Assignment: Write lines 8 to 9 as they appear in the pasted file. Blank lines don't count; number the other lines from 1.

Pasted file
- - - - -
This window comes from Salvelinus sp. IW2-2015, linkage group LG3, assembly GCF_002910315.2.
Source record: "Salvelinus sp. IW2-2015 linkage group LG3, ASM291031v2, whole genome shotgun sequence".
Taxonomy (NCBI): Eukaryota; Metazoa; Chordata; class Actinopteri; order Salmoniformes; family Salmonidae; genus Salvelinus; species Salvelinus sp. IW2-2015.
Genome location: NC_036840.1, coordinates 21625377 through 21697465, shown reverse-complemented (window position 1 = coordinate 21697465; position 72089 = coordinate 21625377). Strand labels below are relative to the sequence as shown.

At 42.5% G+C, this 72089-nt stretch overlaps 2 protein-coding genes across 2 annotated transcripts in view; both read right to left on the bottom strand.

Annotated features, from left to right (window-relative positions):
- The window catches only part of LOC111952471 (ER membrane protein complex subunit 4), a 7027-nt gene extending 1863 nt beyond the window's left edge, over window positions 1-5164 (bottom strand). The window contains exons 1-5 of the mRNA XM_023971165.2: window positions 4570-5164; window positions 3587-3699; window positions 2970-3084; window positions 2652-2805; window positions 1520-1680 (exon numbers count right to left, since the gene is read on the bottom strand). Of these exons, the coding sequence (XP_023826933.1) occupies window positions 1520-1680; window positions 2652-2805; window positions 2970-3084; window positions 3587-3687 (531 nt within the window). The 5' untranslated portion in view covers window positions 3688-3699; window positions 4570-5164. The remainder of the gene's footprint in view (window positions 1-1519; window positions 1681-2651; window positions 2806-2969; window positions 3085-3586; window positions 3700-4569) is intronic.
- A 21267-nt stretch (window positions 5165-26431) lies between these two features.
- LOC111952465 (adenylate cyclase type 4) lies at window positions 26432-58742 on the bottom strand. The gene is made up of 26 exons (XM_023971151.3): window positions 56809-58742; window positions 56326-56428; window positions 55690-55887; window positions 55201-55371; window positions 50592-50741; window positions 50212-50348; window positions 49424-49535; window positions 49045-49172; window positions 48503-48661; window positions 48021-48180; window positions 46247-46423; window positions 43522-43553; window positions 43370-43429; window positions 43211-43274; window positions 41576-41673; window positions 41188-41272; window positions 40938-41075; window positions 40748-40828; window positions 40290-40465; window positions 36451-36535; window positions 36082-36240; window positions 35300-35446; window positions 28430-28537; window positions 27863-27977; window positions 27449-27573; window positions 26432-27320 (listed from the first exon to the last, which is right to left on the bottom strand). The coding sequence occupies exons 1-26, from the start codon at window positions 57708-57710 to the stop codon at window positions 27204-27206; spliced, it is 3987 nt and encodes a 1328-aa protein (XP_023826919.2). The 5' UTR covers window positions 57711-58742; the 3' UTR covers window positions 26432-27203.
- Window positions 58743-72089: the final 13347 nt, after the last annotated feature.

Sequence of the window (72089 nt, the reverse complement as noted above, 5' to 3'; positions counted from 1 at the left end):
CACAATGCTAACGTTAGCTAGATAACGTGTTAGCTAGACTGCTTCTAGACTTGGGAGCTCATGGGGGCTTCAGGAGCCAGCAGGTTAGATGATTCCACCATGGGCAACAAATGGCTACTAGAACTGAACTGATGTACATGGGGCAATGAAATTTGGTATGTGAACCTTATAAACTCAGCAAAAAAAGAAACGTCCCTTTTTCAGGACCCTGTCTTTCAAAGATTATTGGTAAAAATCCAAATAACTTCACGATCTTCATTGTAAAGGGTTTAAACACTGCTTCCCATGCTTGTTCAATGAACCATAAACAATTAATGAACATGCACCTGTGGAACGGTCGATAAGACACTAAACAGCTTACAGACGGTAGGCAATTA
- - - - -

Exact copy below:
- A 21267-nt stretch (window positions 5165-26431) lies between these two features.
- LOC111952465 (adenylate cyclase type 4) lies at window positions 26432-58742 on the bottom strand. The gene is made up of 26 exons (XM_023971151.3): window positions 56809-58742; window positions 56326-56428; window positions 55690-55887; window positions 55201-55371; window positions 50592-50741; window positions 50212-50348; window positions 49424-49535; window positions 49045-49172; window positions 48503-48661; window positions 48021-48180; window positions 46247-46423; window positions 43522-43553; window positions 43370-43429; window positions 43211-43274; window positions 41576-41673; window positions 41188-41272; window positions 40938-41075; window positions 40748-40828; window positions 40290-40465; window positions 36451-36535; window positions 36082-36240; window positions 35300-35446; window positions 28430-28537; window positions 27863-27977; window positions 27449-27573; window positions 26432-27320 (listed from the first exon to the last, which is right to left on the bottom strand). The coding sequence occupies exons 1-26, from the start codon at window positions 57708-57710 to the stop codon at window positions 27204-27206; spliced, it is 3987 nt and encodes a 1328-aa protein (XP_023826919.2). The 5' UTR covers window positions 57711-58742; the 3' UTR covers window positions 26432-27203.